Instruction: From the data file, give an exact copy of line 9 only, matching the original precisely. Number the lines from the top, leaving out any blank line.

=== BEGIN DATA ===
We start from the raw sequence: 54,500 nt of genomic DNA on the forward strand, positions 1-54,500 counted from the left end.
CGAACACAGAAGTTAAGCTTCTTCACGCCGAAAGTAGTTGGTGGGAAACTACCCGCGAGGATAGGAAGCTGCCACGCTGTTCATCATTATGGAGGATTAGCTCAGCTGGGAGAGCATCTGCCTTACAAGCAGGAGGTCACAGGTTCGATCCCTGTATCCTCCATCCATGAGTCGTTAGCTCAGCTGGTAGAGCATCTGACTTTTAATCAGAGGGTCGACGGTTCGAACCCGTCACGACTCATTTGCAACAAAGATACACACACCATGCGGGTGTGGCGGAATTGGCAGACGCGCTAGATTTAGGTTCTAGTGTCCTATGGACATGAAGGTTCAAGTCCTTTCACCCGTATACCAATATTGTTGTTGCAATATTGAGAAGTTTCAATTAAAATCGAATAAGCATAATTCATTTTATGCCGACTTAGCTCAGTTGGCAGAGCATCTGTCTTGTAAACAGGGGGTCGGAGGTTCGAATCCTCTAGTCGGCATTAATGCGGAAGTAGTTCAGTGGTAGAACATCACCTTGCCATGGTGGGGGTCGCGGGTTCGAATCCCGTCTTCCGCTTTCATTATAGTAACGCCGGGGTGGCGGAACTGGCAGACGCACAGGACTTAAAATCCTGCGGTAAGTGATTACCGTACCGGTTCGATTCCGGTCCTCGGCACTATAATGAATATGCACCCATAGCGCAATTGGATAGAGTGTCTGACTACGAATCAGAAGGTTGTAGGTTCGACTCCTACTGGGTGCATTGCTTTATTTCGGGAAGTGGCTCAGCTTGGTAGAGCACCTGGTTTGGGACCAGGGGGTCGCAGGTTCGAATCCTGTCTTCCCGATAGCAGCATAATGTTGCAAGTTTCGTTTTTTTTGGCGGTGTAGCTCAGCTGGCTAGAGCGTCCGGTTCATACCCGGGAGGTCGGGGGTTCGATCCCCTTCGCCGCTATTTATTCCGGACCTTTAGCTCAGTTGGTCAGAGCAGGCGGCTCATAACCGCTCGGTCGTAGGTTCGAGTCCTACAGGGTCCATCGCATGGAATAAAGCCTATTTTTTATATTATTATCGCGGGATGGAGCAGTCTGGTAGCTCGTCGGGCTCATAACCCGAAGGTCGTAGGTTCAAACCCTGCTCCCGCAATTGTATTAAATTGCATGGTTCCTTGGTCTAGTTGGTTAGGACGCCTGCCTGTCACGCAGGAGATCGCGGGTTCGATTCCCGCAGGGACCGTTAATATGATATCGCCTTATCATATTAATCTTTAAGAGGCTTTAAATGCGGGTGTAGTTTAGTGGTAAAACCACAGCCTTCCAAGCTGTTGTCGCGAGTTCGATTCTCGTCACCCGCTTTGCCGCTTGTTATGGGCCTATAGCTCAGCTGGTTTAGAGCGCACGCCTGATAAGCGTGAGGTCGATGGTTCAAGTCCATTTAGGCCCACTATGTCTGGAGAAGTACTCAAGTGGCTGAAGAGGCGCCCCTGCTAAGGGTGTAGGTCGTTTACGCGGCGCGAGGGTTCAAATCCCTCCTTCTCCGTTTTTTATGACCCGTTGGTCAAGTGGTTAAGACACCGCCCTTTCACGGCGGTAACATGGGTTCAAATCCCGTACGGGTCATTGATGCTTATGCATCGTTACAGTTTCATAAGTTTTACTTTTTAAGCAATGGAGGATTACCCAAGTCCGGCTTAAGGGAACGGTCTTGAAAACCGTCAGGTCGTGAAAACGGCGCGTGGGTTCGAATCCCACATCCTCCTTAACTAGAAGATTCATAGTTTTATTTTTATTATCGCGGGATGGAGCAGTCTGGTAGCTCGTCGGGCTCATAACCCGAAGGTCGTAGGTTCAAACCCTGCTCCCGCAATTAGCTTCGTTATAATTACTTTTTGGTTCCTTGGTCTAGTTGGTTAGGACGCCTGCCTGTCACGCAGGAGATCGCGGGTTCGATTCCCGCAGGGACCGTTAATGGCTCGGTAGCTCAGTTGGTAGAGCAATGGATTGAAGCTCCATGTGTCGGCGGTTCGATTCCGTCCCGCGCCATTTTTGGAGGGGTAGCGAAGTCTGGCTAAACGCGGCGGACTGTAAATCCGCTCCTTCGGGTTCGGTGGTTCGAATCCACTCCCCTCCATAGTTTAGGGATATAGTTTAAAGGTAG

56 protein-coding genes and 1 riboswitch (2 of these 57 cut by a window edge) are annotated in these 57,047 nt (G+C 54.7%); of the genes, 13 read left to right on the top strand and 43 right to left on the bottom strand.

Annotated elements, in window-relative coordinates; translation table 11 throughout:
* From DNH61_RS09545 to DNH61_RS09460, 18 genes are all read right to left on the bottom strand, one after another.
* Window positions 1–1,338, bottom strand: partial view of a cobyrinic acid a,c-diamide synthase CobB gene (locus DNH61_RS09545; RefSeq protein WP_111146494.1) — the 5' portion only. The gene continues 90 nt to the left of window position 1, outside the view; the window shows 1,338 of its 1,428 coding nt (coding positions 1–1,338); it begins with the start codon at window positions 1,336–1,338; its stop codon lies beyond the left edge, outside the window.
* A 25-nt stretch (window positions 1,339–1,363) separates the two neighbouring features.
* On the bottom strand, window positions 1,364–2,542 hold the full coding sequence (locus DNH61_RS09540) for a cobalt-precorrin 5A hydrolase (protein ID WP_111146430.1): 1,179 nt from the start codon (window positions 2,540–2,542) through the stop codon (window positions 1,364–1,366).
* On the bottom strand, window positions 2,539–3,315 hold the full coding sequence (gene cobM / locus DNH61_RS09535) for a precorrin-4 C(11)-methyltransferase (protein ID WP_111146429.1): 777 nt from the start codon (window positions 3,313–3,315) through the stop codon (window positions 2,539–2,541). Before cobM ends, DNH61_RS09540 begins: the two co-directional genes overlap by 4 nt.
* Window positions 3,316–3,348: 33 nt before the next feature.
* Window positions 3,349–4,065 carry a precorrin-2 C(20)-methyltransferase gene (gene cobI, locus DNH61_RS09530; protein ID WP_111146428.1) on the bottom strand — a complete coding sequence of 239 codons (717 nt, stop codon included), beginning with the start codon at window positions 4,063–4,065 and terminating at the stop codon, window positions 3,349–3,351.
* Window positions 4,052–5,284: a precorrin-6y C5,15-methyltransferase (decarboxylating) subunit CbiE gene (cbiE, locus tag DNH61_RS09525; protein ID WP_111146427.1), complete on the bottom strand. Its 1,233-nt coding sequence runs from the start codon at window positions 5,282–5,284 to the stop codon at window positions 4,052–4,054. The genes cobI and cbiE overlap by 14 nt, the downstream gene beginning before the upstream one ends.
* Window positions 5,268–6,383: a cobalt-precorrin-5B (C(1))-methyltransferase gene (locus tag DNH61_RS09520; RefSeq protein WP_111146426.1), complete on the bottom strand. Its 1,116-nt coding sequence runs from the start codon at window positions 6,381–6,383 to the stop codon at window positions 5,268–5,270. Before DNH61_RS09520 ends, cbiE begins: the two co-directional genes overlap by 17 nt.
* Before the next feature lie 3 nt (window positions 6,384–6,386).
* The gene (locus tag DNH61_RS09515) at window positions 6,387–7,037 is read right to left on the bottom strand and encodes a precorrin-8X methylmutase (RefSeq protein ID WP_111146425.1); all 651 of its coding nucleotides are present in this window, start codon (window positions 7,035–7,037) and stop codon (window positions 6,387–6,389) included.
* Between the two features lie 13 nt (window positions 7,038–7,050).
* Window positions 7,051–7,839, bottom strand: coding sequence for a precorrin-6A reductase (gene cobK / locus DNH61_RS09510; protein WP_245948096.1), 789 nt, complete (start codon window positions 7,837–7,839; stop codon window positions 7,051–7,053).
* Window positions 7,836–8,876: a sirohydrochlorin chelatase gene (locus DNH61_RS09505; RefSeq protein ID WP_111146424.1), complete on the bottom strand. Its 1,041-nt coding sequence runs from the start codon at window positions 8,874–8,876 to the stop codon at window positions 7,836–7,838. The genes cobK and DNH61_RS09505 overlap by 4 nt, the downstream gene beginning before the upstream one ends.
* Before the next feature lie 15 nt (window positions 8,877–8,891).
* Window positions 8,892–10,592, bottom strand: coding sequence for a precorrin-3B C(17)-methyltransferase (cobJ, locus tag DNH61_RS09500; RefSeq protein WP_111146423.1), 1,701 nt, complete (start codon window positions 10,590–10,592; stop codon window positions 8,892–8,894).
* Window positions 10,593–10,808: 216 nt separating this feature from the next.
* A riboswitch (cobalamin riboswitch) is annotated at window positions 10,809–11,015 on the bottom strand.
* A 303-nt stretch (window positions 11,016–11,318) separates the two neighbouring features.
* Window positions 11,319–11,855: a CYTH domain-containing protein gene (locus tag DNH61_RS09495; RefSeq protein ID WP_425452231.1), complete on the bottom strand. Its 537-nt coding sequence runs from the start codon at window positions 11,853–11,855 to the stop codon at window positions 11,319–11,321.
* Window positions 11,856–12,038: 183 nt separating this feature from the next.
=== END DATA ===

* On the bottom strand, window positions 2,539–3,315 hold the full coding sequence (gene cobM / locus DNH61_RS09535) for a precorrin-4 C(11)-methyltransferase (protein ID WP_111146429.1): 777 nt from the start codon (window positions 3,313–3,315) through the stop codon (window positions 2,539–2,541). Before cobM ends, DNH61_RS09540 begins: the two co-directional genes overlap by 4 nt.